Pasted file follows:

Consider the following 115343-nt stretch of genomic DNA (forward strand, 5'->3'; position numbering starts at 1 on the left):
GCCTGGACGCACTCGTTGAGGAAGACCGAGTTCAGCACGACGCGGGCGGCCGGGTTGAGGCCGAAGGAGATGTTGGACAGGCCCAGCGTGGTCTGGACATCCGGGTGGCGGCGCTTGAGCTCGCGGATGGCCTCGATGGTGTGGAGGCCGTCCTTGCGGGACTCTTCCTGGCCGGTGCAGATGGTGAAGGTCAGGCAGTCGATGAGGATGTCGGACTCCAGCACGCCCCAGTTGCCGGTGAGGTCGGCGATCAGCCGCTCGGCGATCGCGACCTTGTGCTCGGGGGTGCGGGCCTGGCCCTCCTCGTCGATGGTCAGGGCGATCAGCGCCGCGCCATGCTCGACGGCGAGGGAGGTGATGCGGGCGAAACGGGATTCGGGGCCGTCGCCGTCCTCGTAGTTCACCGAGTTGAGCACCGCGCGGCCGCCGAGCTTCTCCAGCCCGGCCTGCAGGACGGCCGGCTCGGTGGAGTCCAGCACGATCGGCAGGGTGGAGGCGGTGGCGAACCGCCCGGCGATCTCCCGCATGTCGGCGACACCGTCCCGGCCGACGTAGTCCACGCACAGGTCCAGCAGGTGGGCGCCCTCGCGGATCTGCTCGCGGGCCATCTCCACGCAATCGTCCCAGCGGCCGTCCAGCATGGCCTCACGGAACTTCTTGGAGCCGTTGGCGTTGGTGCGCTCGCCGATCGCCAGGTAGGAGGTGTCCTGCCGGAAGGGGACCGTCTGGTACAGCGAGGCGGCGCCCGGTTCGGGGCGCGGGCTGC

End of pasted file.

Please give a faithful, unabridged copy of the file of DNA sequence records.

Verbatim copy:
Consider the following 115343-nt stretch of genomic DNA (forward strand, 5'->3'; position numbering starts at 1 on the left):
GCCTGGACGCACTCGTTGAGGAAGACCGAGTTCAGCACGACGCGGGCGGCCGGGTTGAGGCCGAAGGAGATGTTGGACAGGCCCAGCGTGGTCTGGACATCCGGGTGGCGGCGCTTGAGCTCGCGGATGGCCTCGATGGTGTGGAGGCCGTCCTTGCGGGACTCTTCCTGGCCGGTGCAGATGGTGAAGGTCAGGCAGTCGATGAGGATGTCGGACTCCAGCACGCCCCAGTTGCCGGTGAGGTCGGCGATCAGCCGCTCGGCGATCGCGACCTTGTGCTCGGGGGTGCGGGCCTGGCCCTCCTCGTCGATGGTCAGGGCGATCAGCGCCGCGCCATGCTCGACGGCGAGGGAGGTGATGCGGGCGAAACGGGATTCGGGGCCGTCGCCGTCCTCGTAGTTCACCGAGTTGAGCACCGCGCGGCCGCCGAGCTTCTCCAGCCCGGCCTGCAGGACGGCCGGCTCGGTGGAGTCCAGCACGATCGGCAGGGTGGAGGCGGTGGCGAACCGCCCGGCGATCTCCCGCATGTCGGCGACACCGTCCCGGCCGACGTAGTCCACGCACAGGTCCAGCAGGTGGGCGCCCTCGCGGATCTGCTCGCGGGCCATCTCCACGCAATCGTCCCAGCGGCCGTCCAGCATGGCCTCACGGAACTTCTTGGAGCCGTTGGCGTTGGTGCGCTCGCCGATCGCCAGGTAGGAGGTGTCCTGCCGGAAGGGGACCGTCTGGTACAGCGAGGCGGCGCCCGGTTCGGGGCGCGGGCTGC